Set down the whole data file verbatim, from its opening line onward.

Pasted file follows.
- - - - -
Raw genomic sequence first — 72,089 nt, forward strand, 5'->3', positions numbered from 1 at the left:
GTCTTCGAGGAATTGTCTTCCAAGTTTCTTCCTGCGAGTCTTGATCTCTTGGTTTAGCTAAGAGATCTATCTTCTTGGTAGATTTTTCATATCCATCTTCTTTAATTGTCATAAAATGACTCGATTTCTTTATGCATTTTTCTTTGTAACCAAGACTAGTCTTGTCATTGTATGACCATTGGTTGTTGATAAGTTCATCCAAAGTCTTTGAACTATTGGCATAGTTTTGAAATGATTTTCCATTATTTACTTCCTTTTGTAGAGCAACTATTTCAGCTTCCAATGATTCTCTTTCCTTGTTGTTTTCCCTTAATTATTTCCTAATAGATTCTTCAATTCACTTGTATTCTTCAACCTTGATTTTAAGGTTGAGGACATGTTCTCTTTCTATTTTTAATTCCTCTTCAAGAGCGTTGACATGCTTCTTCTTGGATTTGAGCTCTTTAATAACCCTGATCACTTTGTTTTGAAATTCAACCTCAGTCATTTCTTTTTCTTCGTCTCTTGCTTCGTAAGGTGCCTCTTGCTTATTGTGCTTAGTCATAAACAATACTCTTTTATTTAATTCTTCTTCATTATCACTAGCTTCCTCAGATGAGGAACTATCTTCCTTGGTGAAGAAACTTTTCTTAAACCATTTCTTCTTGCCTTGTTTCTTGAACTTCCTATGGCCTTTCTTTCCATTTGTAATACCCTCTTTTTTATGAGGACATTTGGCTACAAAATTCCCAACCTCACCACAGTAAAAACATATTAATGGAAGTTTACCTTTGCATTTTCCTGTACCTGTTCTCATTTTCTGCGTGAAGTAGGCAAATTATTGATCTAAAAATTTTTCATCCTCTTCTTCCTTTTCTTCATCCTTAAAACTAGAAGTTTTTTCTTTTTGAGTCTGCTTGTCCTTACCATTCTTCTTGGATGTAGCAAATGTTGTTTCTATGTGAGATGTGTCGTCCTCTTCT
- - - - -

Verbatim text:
Raw genomic sequence first — 72,089 nt, forward strand, 5'->3', positions numbered from 1 at the left:
GTCTTCGAGGAATTGTCTTCCAAGTTTCTTCCTGCGAGTCTTGATCTCTTGGTTTAGCTAAGAGATCTATCTTCTTGGTAGATTTTTCATATCCATCTTCTTTAATTGTCATAAAATGACTCGATTTCTTTATGCATTTTTCTTTGTAACCAAGACTAGTCTTGTCATTGTATGACCATTGGTTGTTGATAAGTTCATCCAAAGTCTTTGAACTATTGGCATAGTTTTGAAATGATTTTCCATTATTTACTTCCTTTTGTAGAGCAACTATTTCAGCTTCCAATGATTCTCTTTCCTTGTTGTTTTCCCTTAATTATTTCCTAATAGATTCTTCAATTCACTTGTATTCTTCAACCTTGATTTTAAGGTTGAGGACATGTTCTCTTTCTATTTTTAATTCCTCTTCAAGAGCGTTGACATGCTTCTTCTTGGATTTGAGCTCTTTAATAACCCTGATCACTTTGTTTTGAAATTCAACCTCAGTCATTTCTTTTTCTTCGTCTCTTGCTTCGTAAGGTGCCTCTTGCTTATTGTGCTTAGTCATAAACAATACTCTTTTATTTAATTCTTCTTCATTATCACTAGCTTCCTCAGATGAGGAACTATCTTCCTTGGTGAAGAAACTTTTCTTAAACCATTTCTTCTTGCCTTGTTTCTTGAACTTCCTATGGCCTTTCTTTCCATTTGTAATACCCTCTTTTTTATGAGGACATTTGGCTACAAAATTCCCAACCTCACCACAGTAAAAACATATTAATGGAAGTTTACCTTTGCATTTTCCTGTACCTGTTCTCATTTTCTGCGTGAAGTAGGCAAATTATTGATCTAAAAATTTTTCATCCTCTTCTTCCTTTTCTTCATCCTTAAAACTAGAAGTTTTTTCTTTTTGAGTCTGCTTGTCCTTACCATTCTTCTTGGATGTAGCAAATGTTGTTTCTATGTGAGATGTGTCGTCCTCTTCT